Anybody can despise bourgeois society for a decade or two, but it takes considerable stamina to do so for almost a century. Either the middle-class universe catches up with its detractors, in which case they are likely to end up on a pedestal, or history passes them by and they will be dismissed as tedious cranks. By the time he died just seven weeks short of his 103rd birthday, Ernst Jünger (1895–1998) had covered all the bases: he was a scandal, a legend, and a bit of a bore. To his critics he remains the gift that keeps on giving offence, a veritable cornucopia of irritation. There is so much to get upset about: his early glorification of war and combat; the anti-democratic polemics against the Weimar Republic; the fact that his misgivings about Hitler's regime never translated into active opposition; the...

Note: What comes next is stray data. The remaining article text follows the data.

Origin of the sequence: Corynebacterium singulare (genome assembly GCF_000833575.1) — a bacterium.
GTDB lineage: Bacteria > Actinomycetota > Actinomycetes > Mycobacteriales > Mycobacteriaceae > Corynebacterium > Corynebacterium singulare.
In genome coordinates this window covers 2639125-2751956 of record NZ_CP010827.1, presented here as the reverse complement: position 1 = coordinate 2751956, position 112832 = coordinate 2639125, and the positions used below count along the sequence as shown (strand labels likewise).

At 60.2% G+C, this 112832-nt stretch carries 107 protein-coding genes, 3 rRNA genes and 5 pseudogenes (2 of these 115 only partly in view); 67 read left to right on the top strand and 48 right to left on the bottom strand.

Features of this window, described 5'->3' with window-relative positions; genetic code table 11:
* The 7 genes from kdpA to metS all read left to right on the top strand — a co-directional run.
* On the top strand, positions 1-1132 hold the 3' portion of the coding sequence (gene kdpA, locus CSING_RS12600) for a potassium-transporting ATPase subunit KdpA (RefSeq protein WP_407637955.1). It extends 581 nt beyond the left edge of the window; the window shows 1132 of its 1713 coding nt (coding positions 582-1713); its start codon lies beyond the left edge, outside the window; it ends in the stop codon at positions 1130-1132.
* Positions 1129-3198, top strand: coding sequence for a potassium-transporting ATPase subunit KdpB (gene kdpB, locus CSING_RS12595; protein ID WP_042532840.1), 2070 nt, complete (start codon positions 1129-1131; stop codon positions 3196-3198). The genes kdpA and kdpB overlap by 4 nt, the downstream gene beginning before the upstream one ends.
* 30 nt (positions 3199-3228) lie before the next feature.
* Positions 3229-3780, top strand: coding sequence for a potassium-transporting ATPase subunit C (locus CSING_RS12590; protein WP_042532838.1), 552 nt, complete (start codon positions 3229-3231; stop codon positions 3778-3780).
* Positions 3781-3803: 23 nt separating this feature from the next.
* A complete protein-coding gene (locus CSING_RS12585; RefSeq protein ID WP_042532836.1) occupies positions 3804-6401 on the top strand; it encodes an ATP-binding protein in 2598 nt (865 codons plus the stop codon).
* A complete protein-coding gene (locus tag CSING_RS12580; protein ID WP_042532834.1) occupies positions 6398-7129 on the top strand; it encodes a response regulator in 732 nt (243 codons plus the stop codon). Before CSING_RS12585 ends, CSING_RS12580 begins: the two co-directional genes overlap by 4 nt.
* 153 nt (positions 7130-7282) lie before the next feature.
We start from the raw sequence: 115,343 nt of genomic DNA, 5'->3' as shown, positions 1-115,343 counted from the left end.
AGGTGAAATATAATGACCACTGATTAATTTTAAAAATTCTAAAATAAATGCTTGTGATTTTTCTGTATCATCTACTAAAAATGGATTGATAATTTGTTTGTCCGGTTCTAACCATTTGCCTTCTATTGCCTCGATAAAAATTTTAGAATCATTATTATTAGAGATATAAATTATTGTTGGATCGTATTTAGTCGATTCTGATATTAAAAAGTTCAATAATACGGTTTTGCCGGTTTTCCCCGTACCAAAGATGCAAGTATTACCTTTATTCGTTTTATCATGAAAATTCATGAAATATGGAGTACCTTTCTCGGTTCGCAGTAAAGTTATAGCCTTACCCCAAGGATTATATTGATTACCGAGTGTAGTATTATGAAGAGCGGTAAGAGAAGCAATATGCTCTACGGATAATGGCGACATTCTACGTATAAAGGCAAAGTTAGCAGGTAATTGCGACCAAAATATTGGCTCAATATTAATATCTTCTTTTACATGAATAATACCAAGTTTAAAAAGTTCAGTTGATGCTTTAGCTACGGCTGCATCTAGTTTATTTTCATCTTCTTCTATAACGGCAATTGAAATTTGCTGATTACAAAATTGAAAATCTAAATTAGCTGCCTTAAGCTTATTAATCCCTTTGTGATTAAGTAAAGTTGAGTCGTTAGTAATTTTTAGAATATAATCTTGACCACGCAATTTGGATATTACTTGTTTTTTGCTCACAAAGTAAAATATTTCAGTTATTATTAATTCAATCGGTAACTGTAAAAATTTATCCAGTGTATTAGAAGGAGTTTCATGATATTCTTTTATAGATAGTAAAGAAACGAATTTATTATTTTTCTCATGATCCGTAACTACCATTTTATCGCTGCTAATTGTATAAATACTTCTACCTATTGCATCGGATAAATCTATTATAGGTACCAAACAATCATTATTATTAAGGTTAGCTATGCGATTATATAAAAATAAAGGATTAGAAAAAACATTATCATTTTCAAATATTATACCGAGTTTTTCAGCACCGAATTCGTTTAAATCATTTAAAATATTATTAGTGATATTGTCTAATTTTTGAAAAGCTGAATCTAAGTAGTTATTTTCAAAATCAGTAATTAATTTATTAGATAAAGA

Book Review|November 01 2010
P(r)ose of Pain
Cultural Politics (2010) 6 (3): 383-388.